What’s the China-Arab State Data Security Pact Really Mean?
In late March 2021, China and the League of Arab States signed a data security agreement to strengthen cooperation in communications and information technology. While details have yet been published, the document focuses on ensuring the integrity of data and production chains that drive the digital economy. This is not the first time that China and the Arab nations have collaborated, having engaged one another in emerging technologies like 5G and artificial intelligence. However, it is noteworthy as this partnership makes the Middle East the first region to have engaged in a data security initiative with China, according to China’s Foreign Minister.
This is important for two reasons. First, Beijing’s overture in getting Middle East support serves as a critical counterbalance to the increasing tensions straining China’s relations with the European Union and the United States. The agreement comes on the heels of a contentious summit between the United States and China in early March 2021, as well as U.S. and the European Union imposing sanctions against China for alleged human rights abuses against Muslim minorities in Xinjiang. Second, Beijing needs to continue to soften its image as a pervasive cyber espionage actor and quell misgivings about companies like Huawei and ZTE being instruments of the state. Recently, Huawei became a member of the Organization of Islamic Cooperation’s Computer Emergency Response Team, an organization that helps member states build their own cyber capabilities. This move coupled with Middle East support for China’s data security plan for international partners gives Beijing at least the appearance of trusted legitimacy.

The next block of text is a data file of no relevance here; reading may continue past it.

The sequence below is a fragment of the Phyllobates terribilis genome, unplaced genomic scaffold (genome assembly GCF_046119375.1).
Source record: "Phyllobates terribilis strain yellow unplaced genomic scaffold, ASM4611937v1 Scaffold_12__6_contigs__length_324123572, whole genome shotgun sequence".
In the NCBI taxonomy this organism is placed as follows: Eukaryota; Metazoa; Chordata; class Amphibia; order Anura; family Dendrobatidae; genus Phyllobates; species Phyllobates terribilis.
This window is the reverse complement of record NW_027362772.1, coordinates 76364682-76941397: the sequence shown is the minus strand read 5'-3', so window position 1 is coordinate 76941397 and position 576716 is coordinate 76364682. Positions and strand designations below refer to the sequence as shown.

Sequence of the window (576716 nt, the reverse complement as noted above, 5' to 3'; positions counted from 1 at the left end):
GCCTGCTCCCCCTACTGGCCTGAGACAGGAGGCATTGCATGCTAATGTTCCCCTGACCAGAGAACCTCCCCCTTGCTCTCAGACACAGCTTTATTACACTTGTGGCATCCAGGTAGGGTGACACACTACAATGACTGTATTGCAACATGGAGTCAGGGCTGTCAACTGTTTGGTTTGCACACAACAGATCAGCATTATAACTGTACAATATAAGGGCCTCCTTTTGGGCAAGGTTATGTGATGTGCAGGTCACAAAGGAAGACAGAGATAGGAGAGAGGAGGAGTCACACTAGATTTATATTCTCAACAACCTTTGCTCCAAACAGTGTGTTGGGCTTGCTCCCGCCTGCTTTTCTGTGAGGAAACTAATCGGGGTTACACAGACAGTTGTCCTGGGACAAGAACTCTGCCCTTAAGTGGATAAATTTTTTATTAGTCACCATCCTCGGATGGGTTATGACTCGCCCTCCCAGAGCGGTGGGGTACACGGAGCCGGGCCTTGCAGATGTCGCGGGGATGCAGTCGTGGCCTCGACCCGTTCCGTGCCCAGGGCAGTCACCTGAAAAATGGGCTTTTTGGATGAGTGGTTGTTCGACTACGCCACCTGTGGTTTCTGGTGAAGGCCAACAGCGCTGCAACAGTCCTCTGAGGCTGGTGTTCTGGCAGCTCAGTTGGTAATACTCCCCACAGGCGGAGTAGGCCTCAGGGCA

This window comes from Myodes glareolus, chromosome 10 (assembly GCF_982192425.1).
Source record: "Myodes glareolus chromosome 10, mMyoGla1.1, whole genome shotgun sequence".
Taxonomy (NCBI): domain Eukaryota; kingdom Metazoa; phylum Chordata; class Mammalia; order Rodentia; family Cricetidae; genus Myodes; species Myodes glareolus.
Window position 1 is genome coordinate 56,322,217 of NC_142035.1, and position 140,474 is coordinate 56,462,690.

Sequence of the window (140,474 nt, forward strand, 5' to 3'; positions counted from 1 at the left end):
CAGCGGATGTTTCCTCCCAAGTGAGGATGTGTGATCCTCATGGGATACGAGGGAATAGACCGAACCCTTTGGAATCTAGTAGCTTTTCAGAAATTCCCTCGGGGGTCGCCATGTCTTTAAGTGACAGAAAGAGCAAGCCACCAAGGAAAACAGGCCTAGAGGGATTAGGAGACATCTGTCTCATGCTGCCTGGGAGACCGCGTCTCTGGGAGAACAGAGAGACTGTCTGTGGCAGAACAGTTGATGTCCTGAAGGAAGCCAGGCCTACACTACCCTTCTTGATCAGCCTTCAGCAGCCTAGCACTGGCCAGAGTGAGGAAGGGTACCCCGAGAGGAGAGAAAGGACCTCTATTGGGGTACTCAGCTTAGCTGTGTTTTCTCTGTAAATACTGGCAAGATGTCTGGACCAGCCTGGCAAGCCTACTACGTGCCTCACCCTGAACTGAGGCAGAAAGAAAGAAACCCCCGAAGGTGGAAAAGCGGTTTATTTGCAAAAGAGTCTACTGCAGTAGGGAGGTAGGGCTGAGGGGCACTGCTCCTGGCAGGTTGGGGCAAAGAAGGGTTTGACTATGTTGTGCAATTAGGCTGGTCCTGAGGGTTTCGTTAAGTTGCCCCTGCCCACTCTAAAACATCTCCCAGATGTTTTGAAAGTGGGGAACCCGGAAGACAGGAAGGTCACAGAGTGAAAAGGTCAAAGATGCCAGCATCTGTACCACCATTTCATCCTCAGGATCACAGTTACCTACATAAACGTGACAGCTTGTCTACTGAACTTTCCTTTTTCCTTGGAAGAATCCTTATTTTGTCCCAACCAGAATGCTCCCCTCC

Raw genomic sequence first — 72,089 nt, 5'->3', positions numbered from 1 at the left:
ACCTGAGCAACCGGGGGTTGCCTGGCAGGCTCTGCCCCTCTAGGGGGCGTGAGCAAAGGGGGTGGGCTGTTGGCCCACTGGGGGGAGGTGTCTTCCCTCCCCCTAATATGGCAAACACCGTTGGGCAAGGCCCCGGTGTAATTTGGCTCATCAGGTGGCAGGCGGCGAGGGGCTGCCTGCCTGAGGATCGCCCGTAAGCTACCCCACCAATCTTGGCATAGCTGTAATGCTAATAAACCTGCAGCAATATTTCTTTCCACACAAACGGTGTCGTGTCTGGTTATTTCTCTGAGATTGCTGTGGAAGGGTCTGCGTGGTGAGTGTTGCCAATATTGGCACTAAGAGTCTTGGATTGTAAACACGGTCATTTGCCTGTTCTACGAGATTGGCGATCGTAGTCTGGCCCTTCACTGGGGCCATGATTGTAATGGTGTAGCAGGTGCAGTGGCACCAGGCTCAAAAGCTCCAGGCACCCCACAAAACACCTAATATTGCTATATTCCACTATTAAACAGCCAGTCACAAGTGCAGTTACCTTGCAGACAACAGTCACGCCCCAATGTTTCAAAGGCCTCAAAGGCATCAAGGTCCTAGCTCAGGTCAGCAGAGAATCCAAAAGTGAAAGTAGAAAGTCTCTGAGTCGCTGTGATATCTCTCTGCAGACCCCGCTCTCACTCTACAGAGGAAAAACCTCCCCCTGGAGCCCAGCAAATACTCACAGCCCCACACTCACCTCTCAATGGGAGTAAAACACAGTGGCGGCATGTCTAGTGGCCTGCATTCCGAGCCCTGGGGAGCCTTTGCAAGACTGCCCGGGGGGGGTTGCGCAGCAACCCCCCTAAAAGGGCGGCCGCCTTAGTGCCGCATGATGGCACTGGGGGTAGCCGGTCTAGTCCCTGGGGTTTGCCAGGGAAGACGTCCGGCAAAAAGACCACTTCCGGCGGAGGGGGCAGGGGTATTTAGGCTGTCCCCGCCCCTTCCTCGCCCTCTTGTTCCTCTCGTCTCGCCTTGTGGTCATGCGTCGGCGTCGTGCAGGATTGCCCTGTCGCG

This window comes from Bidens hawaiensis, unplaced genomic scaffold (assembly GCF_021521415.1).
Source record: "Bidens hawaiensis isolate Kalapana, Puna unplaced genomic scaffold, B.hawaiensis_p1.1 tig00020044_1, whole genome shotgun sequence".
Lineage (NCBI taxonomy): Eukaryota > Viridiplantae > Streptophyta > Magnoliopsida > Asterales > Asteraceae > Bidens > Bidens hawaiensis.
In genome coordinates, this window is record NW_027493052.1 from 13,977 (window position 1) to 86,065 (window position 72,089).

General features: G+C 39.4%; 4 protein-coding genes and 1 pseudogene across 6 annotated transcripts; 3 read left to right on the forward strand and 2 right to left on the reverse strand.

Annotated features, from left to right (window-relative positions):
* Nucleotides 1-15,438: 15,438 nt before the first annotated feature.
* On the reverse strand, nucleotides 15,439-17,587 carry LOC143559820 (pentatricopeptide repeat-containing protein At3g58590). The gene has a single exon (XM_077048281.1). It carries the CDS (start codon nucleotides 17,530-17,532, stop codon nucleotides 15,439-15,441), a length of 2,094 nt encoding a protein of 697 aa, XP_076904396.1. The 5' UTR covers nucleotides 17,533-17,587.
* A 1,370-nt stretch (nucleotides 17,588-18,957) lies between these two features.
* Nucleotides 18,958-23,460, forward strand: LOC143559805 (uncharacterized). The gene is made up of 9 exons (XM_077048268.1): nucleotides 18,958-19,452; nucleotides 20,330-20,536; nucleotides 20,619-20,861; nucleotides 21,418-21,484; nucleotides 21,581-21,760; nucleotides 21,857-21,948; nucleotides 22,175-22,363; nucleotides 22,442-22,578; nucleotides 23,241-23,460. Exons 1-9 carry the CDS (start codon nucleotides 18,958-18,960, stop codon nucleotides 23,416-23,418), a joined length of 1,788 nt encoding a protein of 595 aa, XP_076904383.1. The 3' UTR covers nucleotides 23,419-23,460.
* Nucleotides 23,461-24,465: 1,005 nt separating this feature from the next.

For the past several years, China has been trying to gain recognition as a cyber leader by promoting its vision of state cyber sovereignty, state norms of behavior, and working its way into setting standards for emerging technologies. As part of its tireless effort to muscle in on the global stage, Beijing introduced its “Global Initiative on Data Security” in September 2020. The proposal called on all states to put “equal emphasis on development and security” in order to achieve a balanced approach on technological advancement, continued economic growth, and the safeguarding of national security and public interests. As many cyber-related efforts led by Beijing, the Initiative is an alternative and in direct response to the U.S. advocated Clean Network Program, a comprehensive approach to protecting citizen privacy and companies’ sensitive information from adversaries (e.g., China). Since thirty nations have joined the U.S.’ Clean Network Program, Beijing has reached out to Southeast Asian states to support the Initiative, and thereby help Beijing assuage global concerns about its tech companies. Beijing has even pledged it will not request Chinese companies to “transfer overseas data to the Chinese government” and that companies should not install backdoors in technology to steal user data.